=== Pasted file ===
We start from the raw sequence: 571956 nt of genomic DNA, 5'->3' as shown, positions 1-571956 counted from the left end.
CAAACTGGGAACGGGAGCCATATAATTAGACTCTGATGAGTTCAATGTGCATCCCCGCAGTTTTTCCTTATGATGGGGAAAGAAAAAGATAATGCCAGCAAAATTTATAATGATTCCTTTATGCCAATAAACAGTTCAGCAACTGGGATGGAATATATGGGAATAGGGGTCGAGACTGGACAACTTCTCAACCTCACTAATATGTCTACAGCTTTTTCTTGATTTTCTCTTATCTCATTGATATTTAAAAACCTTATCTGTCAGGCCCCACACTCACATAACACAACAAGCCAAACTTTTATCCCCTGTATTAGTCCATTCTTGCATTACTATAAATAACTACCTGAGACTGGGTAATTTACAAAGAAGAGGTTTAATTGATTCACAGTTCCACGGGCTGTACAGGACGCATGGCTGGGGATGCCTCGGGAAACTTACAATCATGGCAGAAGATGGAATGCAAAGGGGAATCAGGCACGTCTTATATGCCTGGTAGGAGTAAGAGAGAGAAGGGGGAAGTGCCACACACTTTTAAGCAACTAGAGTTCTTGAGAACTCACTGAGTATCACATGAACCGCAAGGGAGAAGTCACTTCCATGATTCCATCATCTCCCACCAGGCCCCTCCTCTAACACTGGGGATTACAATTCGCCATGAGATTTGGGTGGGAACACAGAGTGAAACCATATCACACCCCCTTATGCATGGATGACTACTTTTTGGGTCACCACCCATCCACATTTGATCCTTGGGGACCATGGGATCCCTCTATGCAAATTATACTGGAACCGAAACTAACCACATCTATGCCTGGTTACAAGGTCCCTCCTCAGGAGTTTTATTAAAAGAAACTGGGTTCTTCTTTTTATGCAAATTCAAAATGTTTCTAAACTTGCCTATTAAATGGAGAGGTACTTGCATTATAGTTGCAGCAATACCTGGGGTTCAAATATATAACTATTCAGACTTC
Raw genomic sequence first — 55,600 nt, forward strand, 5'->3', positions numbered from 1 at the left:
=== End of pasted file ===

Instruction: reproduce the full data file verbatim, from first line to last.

We start from the raw sequence: 571956 nt of genomic DNA, 5'->3' as shown, positions 1-571956 counted from the left end.
CAAACTGGGAACGGGAGCCATATAATTAGACTCTGATGAGTTCAATGTGCATCCCCGCAGTTTTTCCTTATGATGGGGAAAGAAAAAGATAATGCCAGCAAAATTTATAATGATTCCTTTATGCCAATAAACAGTTCAGCAACTGGGATGGAATATATGGGAATAGGGGTCGAGACTGGACAACTTCTCAACCTCACTAATATGTCTACAGCTTTTTCTTGATTTTCTCTTATCTCATTGATATTTAAAAACCTTATCTGTCAGGCCCCACACTCACATAACACAACAAGCCAAACTTTTATCCCCTGTATTAGTCCATTCTTGCATTACTATAAATAACTACCTGAGACTGGGTAATTTACAAAGAAGAGGTTTAATTGATTCACAGTTCCACGGGCTGTACAGGACGCATGGCTGGGGATGCCTCGGGAAACTTACAATCATGGCAGAAGATGGAATGCAAAGGGGAATCAGGCACGTCTTATATGCCTGGTAGGAGTAAGAGAGAGAAGGGGGAAGTGCCACACACTTTTAAGCAACTAGAGTTCTTGAGAACTCACTGAGTATCACATGAACCGCAAGGGAGAAGTCACTTCCATGATTCCATCATCTCCCACCAGGCCCCTCCTCTAACACTGGGGATTACAATTCGCCATGAGATTTGGGTGGGAACACAGAGTGAAACCATATCACACCCCCTTATGCATGGATGACTACTTTTTGGGTCACCACCCATCCACATTTGATCCTTGGGGACCATGGGATCCCTCTATGCAAATTATACTGGAACCGAAACTAACCACATCTATGCCTGGTTACAAGGTCCCTCCTCAGGAGTTTTATTAAAAGAAACTGGGTTCTTCTTTTTATGCAAATTCAAAATGTTTCTAAACTTGCCTATTAAATGGAGAGGTACTTGCATTATAGTTGCAGCAATACCTGGGGTTCAAATATATAACTATTCAGACTTC
Raw genomic sequence first — 55,600 nt, forward strand, 5'->3', positions numbered from 1 at the left: